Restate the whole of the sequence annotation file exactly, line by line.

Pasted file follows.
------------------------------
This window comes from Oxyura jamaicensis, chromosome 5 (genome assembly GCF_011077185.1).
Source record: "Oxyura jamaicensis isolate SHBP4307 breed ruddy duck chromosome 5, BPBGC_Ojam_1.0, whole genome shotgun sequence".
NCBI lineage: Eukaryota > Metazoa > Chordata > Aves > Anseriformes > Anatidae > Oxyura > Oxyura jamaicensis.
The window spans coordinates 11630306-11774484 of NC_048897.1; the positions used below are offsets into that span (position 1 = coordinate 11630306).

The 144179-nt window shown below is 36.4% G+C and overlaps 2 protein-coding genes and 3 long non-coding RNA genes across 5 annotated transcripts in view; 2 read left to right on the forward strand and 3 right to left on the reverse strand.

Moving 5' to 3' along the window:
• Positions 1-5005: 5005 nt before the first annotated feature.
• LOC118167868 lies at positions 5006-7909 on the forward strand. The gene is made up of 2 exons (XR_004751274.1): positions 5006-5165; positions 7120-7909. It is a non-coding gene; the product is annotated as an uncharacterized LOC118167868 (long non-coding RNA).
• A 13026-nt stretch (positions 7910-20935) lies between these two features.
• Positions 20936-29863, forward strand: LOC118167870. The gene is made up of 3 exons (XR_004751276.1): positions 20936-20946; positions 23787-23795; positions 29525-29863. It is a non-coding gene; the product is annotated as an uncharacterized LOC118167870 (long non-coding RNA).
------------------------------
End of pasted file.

This window comes from Oxyura jamaicensis, chromosome 5 (genome assembly GCF_011077185.1).
Source record: "Oxyura jamaicensis isolate SHBP4307 breed ruddy duck chromosome 5, BPBGC_Ojam_1.0, whole genome shotgun sequence".
NCBI lineage: Eukaryota > Metazoa > Chordata > Aves > Anseriformes > Anatidae > Oxyura > Oxyura jamaicensis.
The window spans coordinates 11630306-11774484 of NC_048897.1; the positions used below are offsets into that span (position 1 = coordinate 11630306).

The 144179-nt window shown below is 36.4% G+C and overlaps 2 protein-coding genes and 3 long non-coding RNA genes across 5 annotated transcripts in view; 2 read left to right on the forward strand and 3 right to left on the reverse strand.

Moving 5' to 3' along the window:
• Positions 1-5005: 5005 nt before the first annotated feature.
• LOC118167868 lies at positions 5006-7909 on the forward strand. The gene is made up of 2 exons (XR_004751274.1): positions 5006-5165; positions 7120-7909. It is a non-coding gene; the product is annotated as an uncharacterized LOC118167868 (long non-coding RNA).
• A 13026-nt stretch (positions 7910-20935) lies between these two features.
• Positions 20936-29863, forward strand: LOC118167870. The gene is made up of 3 exons (XR_004751276.1): positions 20936-20946; positions 23787-23795; positions 29525-29863. It is a non-coding gene; the product is annotated as an uncharacterized LOC118167870 (long non-coding RNA).